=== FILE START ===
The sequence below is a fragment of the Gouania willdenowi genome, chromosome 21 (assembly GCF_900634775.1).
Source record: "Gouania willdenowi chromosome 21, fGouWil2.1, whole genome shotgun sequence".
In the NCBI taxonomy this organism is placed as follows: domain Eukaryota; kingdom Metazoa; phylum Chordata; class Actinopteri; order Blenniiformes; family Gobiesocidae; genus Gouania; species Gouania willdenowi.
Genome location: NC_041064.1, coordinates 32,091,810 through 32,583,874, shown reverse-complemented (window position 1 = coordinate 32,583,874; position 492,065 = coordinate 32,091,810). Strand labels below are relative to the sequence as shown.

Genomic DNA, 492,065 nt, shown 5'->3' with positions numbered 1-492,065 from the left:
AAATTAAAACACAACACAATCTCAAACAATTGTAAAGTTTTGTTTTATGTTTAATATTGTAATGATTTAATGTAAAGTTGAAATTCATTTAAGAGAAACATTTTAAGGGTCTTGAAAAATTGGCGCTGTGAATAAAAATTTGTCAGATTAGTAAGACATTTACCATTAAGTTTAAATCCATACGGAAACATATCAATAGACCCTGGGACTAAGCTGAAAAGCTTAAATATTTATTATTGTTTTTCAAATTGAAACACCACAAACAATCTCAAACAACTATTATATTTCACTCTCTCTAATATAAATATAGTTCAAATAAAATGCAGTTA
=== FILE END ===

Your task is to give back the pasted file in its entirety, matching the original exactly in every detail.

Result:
The sequence below is a fragment of the Gouania willdenowi genome, chromosome 21 (assembly GCF_900634775.1).
Source record: "Gouania willdenowi chromosome 21, fGouWil2.1, whole genome shotgun sequence".
In the NCBI taxonomy this organism is placed as follows: domain Eukaryota; kingdom Metazoa; phylum Chordata; class Actinopteri; order Blenniiformes; family Gobiesocidae; genus Gouania; species Gouania willdenowi.
Genome location: NC_041064.1, coordinates 32,091,810 through 32,583,874, shown reverse-complemented (window position 1 = coordinate 32,583,874; position 492,065 = coordinate 32,091,810). Strand labels below are relative to the sequence as shown.

Genomic DNA, 492,065 nt, shown 5'->3' with positions numbered 1-492,065 from the left:
AAATTAAAACACAACACAATCTCAAACAATTGTAAAGTTTTGTTTTATGTTTAATATTGTAATGATTTAATGTAAAGTTGAAATTCATTTAAGAGAAACATTTTAAGGGTCTTGAAAAATTGGCGCTGTGAATAAAAATTTGTCAGATTAGTAAGACATTTACCATTAAGTTTAAATCCATACGGAAACATATCAATAGACCCTGGGACTAAGCTGAAAAGCTTAAATATTTATTATTGTTTTTCAAATTGAAACACCACAAACAATCTCAAACAACTATTATATTTCACTCTCTCTAATATAAATATAGTTCAAATAAAATGCAGTTA